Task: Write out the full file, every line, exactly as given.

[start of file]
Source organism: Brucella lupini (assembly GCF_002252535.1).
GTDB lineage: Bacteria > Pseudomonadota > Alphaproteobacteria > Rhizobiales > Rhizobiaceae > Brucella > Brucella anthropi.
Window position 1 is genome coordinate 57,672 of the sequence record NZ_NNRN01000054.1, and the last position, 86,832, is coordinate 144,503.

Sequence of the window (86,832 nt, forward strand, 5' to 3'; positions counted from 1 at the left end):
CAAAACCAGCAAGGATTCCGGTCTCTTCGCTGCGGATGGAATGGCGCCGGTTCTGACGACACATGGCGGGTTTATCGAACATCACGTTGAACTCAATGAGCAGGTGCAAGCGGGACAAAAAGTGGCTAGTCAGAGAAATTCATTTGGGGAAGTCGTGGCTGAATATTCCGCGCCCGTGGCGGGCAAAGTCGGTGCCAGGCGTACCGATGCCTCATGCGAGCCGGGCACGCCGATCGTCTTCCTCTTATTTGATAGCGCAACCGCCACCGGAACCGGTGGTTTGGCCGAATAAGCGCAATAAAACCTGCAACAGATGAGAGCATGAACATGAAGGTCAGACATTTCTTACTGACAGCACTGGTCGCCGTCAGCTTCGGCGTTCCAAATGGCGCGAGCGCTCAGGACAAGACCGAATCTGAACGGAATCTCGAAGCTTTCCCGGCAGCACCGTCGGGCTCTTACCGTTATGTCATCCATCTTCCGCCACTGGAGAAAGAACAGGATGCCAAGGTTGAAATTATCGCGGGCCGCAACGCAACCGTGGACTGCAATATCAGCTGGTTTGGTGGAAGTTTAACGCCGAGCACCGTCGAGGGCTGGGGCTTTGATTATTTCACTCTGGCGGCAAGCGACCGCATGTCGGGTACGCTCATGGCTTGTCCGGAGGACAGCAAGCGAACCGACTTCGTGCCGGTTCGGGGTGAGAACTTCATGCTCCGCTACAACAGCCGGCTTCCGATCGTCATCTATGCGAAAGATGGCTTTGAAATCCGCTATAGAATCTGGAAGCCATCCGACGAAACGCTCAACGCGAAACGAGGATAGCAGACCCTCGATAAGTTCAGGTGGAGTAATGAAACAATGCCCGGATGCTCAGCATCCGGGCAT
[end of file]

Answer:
Source organism: Brucella lupini (assembly GCF_002252535.1).
GTDB lineage: Bacteria > Pseudomonadota > Alphaproteobacteria > Rhizobiales > Rhizobiaceae > Brucella > Brucella anthropi.
Window position 1 is genome coordinate 57,672 of the sequence record NZ_NNRN01000054.1, and the last position, 86,832, is coordinate 144,503.

Sequence of the window (86,832 nt, forward strand, 5' to 3'; positions counted from 1 at the left end):
CAAAACCAGCAAGGATTCCGGTCTCTTCGCTGCGGATGGAATGGCGCCGGTTCTGACGACACATGGCGGGTTTATCGAACATCACGTTGAACTCAATGAGCAGGTGCAAGCGGGACAAAAAGTGGCTAGTCAGAGAAATTCATTTGGGGAAGTCGTGGCTGAATATTCCGCGCCCGTGGCGGGCAAAGTCGGTGCCAGGCGTACCGATGCCTCATGCGAGCCGGGCACGCCGATCGTCTTCCTCTTATTTGATAGCGCAACCGCCACCGGAACCGGTGGTTTGGCCGAATAAGCGCAATAAAACCTGCAACAGATGAGAGCATGAACATGAAGGTCAGACATTTCTTACTGACAGCACTGGTCGCCGTCAGCTTCGGCGTTCCAAATGGCGCGAGCGCTCAGGACAAGACCGAATCTGAACGGAATCTCGAAGCTTTCCCGGCAGCACCGTCGGGCTCTTACCGTTATGTCATCCATCTTCCGCCACTGGAGAAAGAACAGGATGCCAAGGTTGAAATTATCGCGGGCCGCAACGCAACCGTGGACTGCAATATCAGCTGGTTTGGTGGAAGTTTAACGCCGAGCACCGTCGAGGGCTGGGGCTTTGATTATTTCACTCTGGCGGCAAGCGACCGCATGTCGGGTACGCTCATGGCTTGTCCGGAGGACAGCAAGCGAACCGACTTCGTGCCGGTTCGGGGTGAGAACTTCATGCTCCGCTACAACAGCCGGCTTCCGATCGTCATCTATGCGAAAGATGGCTTTGAAATCCGCTATAGAATCTGGAAGCCATCCGACGAAACGCTCAACGCGAAACGAGGATAGCAGACCCTCGATAAGTTCAGGTGGAGTAATGAAACAATGCCCGGATGCTCAGCATCCGGGCAT